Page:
The science journal Nature reports
that new research shows that archaic humans such as Neanderthals may be extinct as a separate species but that they may still live on in the DNA of modern humans.
Research presented on 17 April 2010 at the annual meeting of the American Association of Physical Anthropologists in Albuquerque, New Mexico shows that a genetic analysis of 1,983 people from 99 populations in Africa, Europe, Asia, Oceania and the Americas indicates that extinct species such as the Neanderthals have interbred twice with the ancestors of modern humans.
Sarah Joyce, a doctoral student who works with Jeffrey Long, analysed 614 microsatellite
positions. She created an evolutionary tree to help explain the genetic variation in the microsatellites. It turned out that the best way to explain this variation was the occurrence of two periods of interbreeding between humans and an archaic species, such as Homo neanderthalensis
or Homo heidelbergensis
Using estimated rates of genetic mutation and data from the fossil record, the researchers think that the periods of interbreeding may have occurred around 60,000 years ago in the eastern Mediterranean and around 45,000 years ago in eastern Asia, both after the first migration of Homo sapiens
out of Africa. That would explain why Long and his team did not find evidence of interbreeding in the modern Africans that were included in the study.
The researchers think that the population that resulted from the first interbreeding then migrated to Europe, Asia and North America, and that a second interbreeding with an archaic population in eastern Asia then altered the genetic makeup of people in Oceania.
The hypothesis may not have to wait long to be tested. Svante Pääbo and his colleagues from the Max Planck Institute for Evolutionary Anthropology in Leipzig, Germany, are preparing to publish the Neanderthal genome in the near future. Pääbo's studies has more or less ruled out interbreeding so far, but because those were not based on a complete genome, they are less definitive.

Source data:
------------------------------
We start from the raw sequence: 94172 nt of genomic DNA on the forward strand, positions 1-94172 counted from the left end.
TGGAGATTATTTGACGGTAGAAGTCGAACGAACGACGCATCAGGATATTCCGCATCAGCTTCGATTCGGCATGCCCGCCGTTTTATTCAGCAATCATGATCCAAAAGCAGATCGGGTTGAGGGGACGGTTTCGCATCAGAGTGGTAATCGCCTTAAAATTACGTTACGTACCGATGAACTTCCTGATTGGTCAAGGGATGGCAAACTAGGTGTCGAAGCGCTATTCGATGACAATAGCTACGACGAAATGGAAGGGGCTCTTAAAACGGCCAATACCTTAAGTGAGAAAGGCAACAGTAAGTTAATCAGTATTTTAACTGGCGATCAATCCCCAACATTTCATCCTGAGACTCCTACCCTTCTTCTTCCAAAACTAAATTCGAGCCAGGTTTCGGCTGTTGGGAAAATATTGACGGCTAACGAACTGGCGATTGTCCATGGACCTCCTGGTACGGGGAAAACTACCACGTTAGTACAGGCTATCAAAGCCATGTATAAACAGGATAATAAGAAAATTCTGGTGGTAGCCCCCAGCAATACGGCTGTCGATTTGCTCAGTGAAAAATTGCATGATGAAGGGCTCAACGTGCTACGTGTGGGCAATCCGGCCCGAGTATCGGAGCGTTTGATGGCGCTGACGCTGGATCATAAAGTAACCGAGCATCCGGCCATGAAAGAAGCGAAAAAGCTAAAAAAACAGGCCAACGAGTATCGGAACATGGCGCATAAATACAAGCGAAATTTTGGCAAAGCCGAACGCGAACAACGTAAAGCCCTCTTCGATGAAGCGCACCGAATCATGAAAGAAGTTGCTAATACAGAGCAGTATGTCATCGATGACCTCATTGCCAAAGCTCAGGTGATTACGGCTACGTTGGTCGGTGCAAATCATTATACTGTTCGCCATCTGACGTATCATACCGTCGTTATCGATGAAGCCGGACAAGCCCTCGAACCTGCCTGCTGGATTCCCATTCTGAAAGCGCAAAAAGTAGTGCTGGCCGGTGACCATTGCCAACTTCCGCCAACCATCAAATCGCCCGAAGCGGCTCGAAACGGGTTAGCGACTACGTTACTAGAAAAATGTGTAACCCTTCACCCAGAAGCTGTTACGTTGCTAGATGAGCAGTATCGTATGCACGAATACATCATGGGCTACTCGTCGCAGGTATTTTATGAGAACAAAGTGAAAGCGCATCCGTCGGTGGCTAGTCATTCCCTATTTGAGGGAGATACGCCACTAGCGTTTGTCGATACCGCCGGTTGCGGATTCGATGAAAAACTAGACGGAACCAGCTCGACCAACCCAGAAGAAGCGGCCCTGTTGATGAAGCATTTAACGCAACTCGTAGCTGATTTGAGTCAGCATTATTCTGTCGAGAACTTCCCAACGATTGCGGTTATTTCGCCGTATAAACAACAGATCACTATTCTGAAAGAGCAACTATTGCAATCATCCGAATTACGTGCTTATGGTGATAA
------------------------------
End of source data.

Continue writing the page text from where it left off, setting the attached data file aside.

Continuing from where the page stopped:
Furthermore, the fossil record contains fossils that are compatible with such interbreeding. The Pääbo team and Russian colleagues have recently published the mitochondrial genome of an archaic human who lived in the Altai Mountains, near ancient Asian trade routes in southern Siberia.
This DNA came from a piece of finger bone for which the species has not been defined. It could be Homo neanderhalensis
or a hitherto unknown Homo
species, or another archaic species such as Homo erectus
that migrated to Oceania by 1.8 million years ago.
The Pääbo team has said that the bone came from an individual that lived in Denisova Cave, some 30,000 - 48,000 years ago, near a place where both modern humans and Neanderthals lived. Other researchers have disputed the age of the bone, however. They think that the sediments of the cave may have undergone transformations, indicating that the layer in which the bone was found may be older.
This genetic model that shows species interbreeding also leads to new questions about the range of species like Homo heidelbergensis
. Human skeletons have been found at Lake Mungo in New South Wales, Australia, that presented robust features that may be the result of interbreeding. They are thought to be more than 20,000 years old.
The reason I thought this story was interesting is because it is a good example of how science works. Science is not a body of immutable knowledge. Everything is tentative, everything can be questioned at any time.
The more solid evidence there is for a hypothesis (the migration from Africa, for example), the more solid evidence it takes to change or even reverse that hypothesis. If the evidence is less solid (the age of the bone in Denisova Cave), it is easier to question its validity.
At the same time, the scientific method is flexible enough to allow completely new ideas to be presented. The evolutionary tree, created on the basis of the data, suggest something important happened. It is then speculated that interbreeding could explain the anomalies in the data. This is accepted as a working hypothesis, to be confirmed or disproven by data that must still come in.
Science is about dealing with uncertainty and reasoning on the basis of uncertainties and being prepared to adjust, adapt or even throw out a hypothesis that cannot be maintained in light of new evidence.
Compare this flexible, evidence-based open-mindedness with the paralogical wishful thinking that is so popular outside scientific circles: "I am a smoker since 40 years. I am not dead. I don't have lung cancer. Therefore, smoking is perfectly safe, and nothing you anti-smokers can tell me will change that. You are just too close-minded following your science religion"